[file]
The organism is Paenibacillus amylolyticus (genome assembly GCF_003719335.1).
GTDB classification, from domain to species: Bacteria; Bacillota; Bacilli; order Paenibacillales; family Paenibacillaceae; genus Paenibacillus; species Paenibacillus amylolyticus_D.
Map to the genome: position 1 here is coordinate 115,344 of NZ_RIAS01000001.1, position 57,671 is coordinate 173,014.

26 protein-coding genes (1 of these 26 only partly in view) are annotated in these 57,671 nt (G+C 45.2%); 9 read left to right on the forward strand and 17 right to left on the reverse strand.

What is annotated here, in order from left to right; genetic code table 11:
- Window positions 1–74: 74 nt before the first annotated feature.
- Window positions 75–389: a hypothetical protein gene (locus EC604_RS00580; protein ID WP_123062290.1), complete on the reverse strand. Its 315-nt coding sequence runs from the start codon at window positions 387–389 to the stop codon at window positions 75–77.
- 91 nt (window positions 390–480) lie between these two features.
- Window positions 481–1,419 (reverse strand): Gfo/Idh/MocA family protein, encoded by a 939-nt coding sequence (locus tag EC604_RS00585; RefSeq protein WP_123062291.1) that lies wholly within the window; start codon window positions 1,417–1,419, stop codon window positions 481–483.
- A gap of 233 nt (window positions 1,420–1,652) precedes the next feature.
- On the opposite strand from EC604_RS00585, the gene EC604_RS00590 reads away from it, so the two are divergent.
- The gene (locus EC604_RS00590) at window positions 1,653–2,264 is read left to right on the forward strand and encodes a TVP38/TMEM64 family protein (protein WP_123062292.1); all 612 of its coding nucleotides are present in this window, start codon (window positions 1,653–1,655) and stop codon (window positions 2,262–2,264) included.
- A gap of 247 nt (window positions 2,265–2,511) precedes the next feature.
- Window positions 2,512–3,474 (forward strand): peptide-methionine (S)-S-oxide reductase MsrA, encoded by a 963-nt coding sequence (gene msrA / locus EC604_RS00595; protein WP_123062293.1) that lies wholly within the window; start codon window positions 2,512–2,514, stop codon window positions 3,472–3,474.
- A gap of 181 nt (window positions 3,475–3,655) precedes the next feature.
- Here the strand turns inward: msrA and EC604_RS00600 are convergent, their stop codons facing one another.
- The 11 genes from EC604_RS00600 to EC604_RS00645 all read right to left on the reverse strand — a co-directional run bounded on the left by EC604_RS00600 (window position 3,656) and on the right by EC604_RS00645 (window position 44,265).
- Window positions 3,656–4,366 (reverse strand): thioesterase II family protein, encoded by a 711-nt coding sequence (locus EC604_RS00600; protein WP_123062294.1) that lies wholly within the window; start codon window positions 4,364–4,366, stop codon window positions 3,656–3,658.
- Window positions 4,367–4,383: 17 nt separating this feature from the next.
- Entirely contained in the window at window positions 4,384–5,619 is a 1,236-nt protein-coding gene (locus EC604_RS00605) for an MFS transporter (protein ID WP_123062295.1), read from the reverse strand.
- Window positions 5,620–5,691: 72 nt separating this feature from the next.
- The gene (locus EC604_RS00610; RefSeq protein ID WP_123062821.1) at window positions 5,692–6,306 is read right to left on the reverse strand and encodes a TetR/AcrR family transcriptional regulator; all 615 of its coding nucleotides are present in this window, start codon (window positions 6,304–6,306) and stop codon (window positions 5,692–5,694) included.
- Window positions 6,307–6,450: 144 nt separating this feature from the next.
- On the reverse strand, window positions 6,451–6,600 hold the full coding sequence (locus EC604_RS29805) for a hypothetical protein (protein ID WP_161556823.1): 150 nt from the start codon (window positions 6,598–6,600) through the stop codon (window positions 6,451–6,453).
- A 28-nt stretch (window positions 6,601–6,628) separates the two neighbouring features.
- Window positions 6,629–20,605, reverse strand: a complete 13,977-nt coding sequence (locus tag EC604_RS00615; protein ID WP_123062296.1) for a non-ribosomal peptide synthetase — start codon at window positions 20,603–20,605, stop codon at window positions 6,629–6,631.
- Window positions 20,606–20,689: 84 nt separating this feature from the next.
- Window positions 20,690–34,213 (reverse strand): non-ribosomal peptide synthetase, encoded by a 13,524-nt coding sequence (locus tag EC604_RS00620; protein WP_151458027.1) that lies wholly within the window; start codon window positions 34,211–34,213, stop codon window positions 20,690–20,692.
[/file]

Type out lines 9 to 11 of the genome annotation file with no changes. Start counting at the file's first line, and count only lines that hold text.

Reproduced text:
- Window positions 481–1,419 (reverse strand): Gfo/Idh/MocA family protein, encoded by a 939-nt coding sequence (locus tag EC604_RS00585; RefSeq protein WP_123062291.1) that lies wholly within the window; start codon window positions 1,417–1,419, stop codon window positions 481–483.
- A gap of 233 nt (window positions 1,420–1,652) precedes the next feature.
- On the opposite strand from EC604_RS00585, the gene EC604_RS00590 reads away from it, so the two are divergent.